In reality, the notion that women did the household tasks in a household is basically as old as households themselves. In fact, it's rooted far far far earlier than that, it's in Genesis Chapter 27 for example.
    5 And Rebekah heard when Isaac spake to Esau his son. And Esau went to the field to hunt for venison, and to bring it.
    6 And Rebekah spake unto Jacob her son, saying, Behold, I heard thy father speak unto Esau thy brother, saying,
    7 Bring me venison, and make me savoury meat, that I may eat, and bless thee before the LORD before my death.
    8 Now therefore, my son, obey my voice according to that which I command thee.
    9 Go now to the flock, and fetch me from thence two good kids of the goats; and I will make them savoury meat for thy father, such as he loveth
    The woman making a pie isn't a new thing invented by the 1950s patriarchy, it's literally an aspect of the mammalian maternal instinct. To paraphrase Ted Byfield's old line, men didn't get together and decide that women would be the ones instinctively doing the cooking: God did.

    As for the attempt to disenfranchise men who think their wife should do the baking, ignore for a moment the fact that implicit in this argument against BYWP is a belief that anybody who votes further to the right of Greg Clark shouldn't be allowed a voice in Alberta or in this election. The mindset of opponents to the "BYWP" are bleating about Wildrose not being "inclusive" with the poster at the same time as actively trying to demonize and exclude a cultural group that they disagree with the politics of. For a bunch of urban political hipsters, you'd think irony would be more up their alley. I'm sure if pushed, the same feminazi wankers who are opposed to BYWP attendees voting on the theory that they'll pressure their wives to vote the same way. Of course, bitchy NDP voters tend do to the same thing to their cuckolded partners, so don't think for a second that argument holds any sway.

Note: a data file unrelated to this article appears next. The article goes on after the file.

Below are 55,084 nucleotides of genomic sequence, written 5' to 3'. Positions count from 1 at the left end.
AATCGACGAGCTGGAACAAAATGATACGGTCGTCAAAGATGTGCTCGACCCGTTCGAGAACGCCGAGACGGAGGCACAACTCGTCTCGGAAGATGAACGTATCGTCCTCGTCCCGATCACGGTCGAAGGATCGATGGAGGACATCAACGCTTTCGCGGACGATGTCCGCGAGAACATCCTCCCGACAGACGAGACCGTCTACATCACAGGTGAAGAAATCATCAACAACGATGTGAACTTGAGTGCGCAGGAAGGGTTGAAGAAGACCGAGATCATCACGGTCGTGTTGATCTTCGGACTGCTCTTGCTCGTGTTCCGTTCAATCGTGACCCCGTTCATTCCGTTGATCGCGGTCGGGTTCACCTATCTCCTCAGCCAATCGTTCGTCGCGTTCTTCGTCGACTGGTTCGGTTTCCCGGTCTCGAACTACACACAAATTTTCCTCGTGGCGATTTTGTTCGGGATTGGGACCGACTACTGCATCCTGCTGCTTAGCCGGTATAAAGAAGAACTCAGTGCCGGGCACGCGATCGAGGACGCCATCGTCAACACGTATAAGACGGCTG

6. The theory that a cultural group with a particular voting mindset precludes anybody from a different (even opposing) cultural group from voting for the same party is a relatively new one, and from what I can determine using it to denounce right-wingers is the only time this theory is ever applied: with the single exception of Jews. No matter where in the world you are from Washington State to Islamabad, being opposed to "Zionism" is considered critical if you're going to woo the votes of people also opposed to Jews not being killed en masse. Once upon a time, the sort of people who opposed BYWP would have balked at being reminded that the only other people who share their views are antisemites. Today, that's less damning to the left than it once was.

    Regardless of the mindset behind it, the reality isn't necessarily true. The eleven people who share 6447 Twitter accounts who call themselves Alberta Party, for example, are always talking about their "big tent". Having a "big tent" was of course the hallmark for the Liberal Party of Canada for generations from Jew-hating coward Heidi Fry to that same "Zionist" community discussed above. If you like the Wildrose economic plan, for example, why should it bother you that people who think wives belong in the kitchen baking pies also like that economic policy. Particularly with the Wildrose abandonment of social (read: real) conservatives, it's crazy to think that a party pushing economic plan that various different groups have determined to be in their best interests would garner the support of various different groups. Some of these newfound NDP supporters, one imagines, oppose murdering Jews -- whoops, I meant bankers -- despite a segment of the NDP voting class that cannot be ignored who are totally okay with it. [though the sentiment is more widely distributed across the spectrum than you might think. -ed]. Yet nobody thinks that by courting a certain class of voter (again, Notley attended a forum at the Alberta Federation of Labour even though they are a well-known hate group) the NDP have therefore shown they cannot possibly garner the support of others. It simply isn't true.